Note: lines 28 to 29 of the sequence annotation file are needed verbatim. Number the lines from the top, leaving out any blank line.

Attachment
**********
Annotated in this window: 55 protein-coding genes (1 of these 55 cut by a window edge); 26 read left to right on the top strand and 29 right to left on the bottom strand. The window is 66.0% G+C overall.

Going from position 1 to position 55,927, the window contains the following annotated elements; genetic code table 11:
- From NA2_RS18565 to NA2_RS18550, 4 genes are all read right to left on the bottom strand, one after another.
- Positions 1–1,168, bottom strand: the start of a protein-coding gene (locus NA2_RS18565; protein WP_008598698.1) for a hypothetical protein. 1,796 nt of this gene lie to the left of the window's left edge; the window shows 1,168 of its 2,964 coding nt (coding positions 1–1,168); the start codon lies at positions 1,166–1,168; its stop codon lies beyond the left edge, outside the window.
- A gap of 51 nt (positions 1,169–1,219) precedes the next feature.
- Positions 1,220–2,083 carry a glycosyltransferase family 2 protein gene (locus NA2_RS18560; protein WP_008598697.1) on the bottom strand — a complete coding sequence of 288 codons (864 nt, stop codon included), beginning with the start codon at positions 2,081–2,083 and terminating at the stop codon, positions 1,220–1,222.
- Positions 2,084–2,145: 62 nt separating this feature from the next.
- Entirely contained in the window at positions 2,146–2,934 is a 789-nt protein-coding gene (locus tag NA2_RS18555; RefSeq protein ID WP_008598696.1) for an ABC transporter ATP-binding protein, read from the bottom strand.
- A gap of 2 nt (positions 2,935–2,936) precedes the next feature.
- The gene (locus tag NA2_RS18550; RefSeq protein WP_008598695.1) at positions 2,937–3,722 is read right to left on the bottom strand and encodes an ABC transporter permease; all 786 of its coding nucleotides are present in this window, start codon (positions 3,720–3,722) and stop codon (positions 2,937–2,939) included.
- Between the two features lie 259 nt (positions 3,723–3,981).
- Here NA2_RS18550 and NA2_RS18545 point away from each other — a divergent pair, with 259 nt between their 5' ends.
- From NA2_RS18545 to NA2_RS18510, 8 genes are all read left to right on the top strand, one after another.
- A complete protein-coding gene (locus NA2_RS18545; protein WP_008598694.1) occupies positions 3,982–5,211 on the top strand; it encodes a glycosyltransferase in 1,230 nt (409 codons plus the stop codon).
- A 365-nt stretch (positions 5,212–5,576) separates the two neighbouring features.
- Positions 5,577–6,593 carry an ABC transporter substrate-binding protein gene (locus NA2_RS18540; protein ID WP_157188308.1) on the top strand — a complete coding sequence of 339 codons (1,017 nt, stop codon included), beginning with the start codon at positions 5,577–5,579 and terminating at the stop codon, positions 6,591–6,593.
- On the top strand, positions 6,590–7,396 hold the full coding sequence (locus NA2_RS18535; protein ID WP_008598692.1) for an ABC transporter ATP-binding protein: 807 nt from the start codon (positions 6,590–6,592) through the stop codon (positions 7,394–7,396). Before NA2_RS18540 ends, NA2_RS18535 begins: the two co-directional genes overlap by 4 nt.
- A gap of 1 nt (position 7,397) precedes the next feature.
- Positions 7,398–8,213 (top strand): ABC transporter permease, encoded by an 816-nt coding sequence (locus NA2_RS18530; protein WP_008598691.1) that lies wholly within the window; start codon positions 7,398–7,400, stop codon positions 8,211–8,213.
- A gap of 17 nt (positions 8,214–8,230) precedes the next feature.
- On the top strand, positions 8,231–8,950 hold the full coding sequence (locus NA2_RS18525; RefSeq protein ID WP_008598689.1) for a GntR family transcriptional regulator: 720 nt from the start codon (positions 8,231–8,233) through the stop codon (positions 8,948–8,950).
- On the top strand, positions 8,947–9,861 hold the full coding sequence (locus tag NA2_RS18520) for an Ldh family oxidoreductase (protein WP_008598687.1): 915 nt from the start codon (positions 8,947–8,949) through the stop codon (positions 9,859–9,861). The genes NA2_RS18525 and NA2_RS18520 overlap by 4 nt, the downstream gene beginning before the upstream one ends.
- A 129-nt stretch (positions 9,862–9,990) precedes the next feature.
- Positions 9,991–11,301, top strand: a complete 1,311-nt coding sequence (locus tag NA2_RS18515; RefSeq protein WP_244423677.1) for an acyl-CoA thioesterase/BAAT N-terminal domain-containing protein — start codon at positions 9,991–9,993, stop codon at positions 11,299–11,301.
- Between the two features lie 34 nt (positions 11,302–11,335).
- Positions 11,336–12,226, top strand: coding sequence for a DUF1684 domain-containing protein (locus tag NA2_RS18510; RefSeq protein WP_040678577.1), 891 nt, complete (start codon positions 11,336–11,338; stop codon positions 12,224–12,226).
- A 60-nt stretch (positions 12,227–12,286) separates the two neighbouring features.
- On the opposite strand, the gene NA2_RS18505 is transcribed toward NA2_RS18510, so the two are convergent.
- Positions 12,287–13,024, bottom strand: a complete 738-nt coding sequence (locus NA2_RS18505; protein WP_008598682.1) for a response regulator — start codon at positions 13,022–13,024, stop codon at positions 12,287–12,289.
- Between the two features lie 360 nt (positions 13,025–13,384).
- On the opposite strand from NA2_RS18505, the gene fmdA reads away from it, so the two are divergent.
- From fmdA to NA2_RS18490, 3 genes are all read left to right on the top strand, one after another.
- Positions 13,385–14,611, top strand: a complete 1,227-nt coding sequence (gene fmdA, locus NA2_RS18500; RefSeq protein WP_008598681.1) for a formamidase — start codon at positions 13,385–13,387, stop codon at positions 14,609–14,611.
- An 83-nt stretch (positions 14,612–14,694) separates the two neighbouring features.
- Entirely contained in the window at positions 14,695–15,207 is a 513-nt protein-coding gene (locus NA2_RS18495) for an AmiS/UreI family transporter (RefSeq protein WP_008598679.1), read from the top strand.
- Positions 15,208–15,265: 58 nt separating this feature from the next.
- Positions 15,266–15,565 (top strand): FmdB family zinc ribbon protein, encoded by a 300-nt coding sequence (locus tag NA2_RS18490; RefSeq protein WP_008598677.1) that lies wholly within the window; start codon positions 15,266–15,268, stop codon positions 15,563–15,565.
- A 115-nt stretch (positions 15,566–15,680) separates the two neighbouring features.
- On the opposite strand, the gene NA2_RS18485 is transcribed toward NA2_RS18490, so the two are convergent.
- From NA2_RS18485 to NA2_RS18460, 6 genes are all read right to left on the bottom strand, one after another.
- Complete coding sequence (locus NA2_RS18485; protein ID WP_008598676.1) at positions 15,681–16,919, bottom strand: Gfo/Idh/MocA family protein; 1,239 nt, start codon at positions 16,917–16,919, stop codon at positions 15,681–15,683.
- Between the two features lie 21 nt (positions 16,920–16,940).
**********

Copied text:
- On the opposite strand, the gene NA2_RS18505 is transcribed toward NA2_RS18510, so the two are convergent.
- Positions 12,287–13,024, bottom strand: a complete 738-nt coding sequence (locus NA2_RS18505; protein WP_008598682.1) for a response regulator — start codon at positions 13,022–13,024, stop codon at positions 12,287–12,289.